In less than a week, the people of Bashur will go the polls to vote on independence. As the referendum decision has created ripples through the Middle East and beyond, the reactions of Turkey, Iran, and Iraq have been predictably hostile. After all, in the last hundred years since the World War One, these states have repeatedly tried to keep the Kurds in line through a combination of war, repression, and even attempts at genocide.

So, one should not be so surprised as they throw various threats at the KRG now. More interesting, however, is how the political fractures among Kurdish people and different parts of Kurdistan have become more manifest. Indeed, we now have at least two Kurdistans: Bashur with its capitalist modernization and Rojava and its allies with their democratic confederalism.

It is difficult to say how the relati...


Psychedelic socialism openDemocracy

Acid communism? Psychedelic Corbynism? Freak left? Call it what you will but re-infuse endeavours with a spirit of radical collectivism and unselfing to revivify co-opted countercultures for a world that would be free.

Details of the Acid Corbynism session at this years The World Transformed conference in Brighton, UK, are HERE

Acid communism: on the origins of an idea

When my friend Mark Fisher died in January, he had been working on a book with the provisional title Acid Communism: On Post-Capitalist Desire. He had discussed the book with me, but I only saw the draft introduction when a mutual friend sent it to me after he died. A few days later, some of his students at Goldsmiths College sent me a copy of the curriculum for his MA course on Post-Capitalist Desire, asking me if I, along with a number of other invitees, could contribute a session to allow the course to complete.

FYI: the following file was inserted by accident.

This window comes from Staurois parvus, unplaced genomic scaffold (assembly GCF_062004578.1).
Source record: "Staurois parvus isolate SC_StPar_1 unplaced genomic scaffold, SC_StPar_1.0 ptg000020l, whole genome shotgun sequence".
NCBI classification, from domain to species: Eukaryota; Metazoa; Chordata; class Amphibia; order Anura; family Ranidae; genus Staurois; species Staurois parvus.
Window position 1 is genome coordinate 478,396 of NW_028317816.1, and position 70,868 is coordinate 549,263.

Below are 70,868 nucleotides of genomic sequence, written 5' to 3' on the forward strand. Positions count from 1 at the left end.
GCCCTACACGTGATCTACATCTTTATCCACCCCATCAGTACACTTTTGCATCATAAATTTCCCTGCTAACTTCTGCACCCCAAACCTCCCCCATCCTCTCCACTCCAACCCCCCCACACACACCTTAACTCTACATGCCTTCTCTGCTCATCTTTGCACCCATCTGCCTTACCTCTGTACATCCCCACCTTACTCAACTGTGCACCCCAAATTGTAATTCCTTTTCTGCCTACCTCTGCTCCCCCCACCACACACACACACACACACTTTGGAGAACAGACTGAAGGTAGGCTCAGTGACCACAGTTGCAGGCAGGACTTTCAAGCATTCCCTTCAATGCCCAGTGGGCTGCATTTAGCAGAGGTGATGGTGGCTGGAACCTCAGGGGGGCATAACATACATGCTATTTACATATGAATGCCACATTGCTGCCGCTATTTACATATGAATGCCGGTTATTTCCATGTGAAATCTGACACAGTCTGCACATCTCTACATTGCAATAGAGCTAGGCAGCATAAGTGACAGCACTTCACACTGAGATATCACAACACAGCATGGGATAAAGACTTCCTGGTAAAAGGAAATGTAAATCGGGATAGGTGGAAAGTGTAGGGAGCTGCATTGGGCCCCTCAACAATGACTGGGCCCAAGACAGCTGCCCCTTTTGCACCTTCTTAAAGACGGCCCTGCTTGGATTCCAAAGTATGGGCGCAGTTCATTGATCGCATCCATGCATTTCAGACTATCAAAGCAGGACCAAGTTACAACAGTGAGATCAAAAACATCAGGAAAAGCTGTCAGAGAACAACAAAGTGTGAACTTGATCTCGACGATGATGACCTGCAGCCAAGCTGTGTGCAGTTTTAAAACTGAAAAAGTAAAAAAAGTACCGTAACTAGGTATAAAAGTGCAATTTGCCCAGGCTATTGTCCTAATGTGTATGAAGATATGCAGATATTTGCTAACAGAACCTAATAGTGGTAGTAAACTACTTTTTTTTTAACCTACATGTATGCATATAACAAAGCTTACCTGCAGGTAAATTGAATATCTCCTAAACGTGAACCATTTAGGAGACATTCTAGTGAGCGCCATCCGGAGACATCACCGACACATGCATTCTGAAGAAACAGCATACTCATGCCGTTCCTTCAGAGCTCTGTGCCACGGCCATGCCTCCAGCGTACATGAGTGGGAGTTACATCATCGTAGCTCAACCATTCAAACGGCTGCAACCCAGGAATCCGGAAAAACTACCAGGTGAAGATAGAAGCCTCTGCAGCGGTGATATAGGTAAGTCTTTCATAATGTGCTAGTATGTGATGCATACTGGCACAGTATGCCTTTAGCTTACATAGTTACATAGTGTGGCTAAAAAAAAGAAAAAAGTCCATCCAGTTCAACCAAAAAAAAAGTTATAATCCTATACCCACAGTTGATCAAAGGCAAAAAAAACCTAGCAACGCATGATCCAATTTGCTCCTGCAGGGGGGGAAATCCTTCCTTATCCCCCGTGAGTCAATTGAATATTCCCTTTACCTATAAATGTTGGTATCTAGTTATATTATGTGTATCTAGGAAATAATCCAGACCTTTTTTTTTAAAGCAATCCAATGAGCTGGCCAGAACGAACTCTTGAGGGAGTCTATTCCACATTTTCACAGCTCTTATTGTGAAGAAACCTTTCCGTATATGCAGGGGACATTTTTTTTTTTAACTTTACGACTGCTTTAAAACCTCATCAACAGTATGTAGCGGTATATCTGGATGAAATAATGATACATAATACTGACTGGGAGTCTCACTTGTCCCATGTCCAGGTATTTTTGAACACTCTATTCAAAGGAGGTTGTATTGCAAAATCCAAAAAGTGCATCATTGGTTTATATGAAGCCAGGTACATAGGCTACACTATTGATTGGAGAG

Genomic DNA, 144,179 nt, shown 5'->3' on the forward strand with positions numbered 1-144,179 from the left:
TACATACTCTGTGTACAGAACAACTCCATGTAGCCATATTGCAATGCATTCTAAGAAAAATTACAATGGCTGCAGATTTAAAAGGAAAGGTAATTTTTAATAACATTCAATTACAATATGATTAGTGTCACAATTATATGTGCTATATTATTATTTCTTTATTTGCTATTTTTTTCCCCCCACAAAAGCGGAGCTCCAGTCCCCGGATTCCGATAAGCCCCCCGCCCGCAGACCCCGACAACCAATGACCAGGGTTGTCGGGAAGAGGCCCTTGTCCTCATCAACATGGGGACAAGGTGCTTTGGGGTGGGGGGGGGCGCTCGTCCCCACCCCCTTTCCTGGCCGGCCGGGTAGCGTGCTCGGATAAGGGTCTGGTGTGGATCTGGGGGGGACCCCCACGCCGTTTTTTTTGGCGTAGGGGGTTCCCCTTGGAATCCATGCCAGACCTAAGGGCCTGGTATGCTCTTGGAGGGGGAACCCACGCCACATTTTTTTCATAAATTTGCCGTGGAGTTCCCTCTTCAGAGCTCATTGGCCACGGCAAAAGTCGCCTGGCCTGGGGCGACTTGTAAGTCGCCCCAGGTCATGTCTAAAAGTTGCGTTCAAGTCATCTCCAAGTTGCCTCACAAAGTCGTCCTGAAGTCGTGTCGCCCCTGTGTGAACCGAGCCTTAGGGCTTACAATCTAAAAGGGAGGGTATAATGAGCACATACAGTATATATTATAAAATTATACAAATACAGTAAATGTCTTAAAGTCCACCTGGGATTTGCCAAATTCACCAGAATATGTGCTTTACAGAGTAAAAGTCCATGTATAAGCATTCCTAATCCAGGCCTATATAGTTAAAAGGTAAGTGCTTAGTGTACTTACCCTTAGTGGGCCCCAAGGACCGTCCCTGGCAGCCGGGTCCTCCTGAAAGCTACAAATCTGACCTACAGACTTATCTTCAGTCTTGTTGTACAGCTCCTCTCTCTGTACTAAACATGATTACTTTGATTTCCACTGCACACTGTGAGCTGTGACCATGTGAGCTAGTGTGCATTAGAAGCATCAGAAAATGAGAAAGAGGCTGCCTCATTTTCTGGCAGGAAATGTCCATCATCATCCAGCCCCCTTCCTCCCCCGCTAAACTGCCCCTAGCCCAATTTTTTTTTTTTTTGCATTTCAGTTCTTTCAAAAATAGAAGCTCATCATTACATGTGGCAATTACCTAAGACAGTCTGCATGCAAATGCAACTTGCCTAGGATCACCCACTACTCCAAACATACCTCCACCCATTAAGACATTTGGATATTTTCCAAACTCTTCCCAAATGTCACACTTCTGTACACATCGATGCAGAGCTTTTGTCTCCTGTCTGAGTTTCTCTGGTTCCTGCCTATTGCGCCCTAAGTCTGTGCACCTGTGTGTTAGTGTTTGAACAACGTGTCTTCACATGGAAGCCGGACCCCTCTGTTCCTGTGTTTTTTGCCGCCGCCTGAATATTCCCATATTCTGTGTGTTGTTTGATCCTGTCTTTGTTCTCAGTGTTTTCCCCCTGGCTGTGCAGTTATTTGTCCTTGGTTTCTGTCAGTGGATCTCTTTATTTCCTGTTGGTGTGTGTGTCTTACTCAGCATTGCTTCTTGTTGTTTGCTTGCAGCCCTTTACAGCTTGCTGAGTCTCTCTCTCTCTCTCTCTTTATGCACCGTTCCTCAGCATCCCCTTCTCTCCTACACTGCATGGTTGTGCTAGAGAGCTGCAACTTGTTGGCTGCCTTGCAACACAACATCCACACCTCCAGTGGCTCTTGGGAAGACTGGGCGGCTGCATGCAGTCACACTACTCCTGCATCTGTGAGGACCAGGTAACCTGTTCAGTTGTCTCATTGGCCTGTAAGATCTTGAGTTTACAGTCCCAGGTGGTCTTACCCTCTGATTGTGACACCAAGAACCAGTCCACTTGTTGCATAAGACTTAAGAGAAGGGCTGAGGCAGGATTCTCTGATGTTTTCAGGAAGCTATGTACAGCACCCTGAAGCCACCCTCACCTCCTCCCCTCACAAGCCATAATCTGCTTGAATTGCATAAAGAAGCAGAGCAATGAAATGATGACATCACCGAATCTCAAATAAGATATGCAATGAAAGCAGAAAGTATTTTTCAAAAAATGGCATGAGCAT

I still haven't worked out how to express the very strange complex of feelings I had when reading over this material. To put it bluntly, it felt like Mark was putting forward a set of arguments and ideas that Id been developing for several years in different forms not least in direct conversations and public discussions with Mark which were quite different from the positions hed held before we started collaborating, a few years earlier. There was no direct reference to my work in any of it; but more than half of the references and reading list consisted of books Id...


The protection lotto against gender-based violence in the US openDemocracy

Women in the United States receive vastly different levels of protection against gender-based violence in the work place depending on where and who they are. 

My name is Cassandra Waters, and I'm the global worker rights specialist at the AFL-CIO.

Penelope Kyritsis (oD): Can you say a bit about why you think gender-based violence in the workplace is such a prevalent issue in the United States today?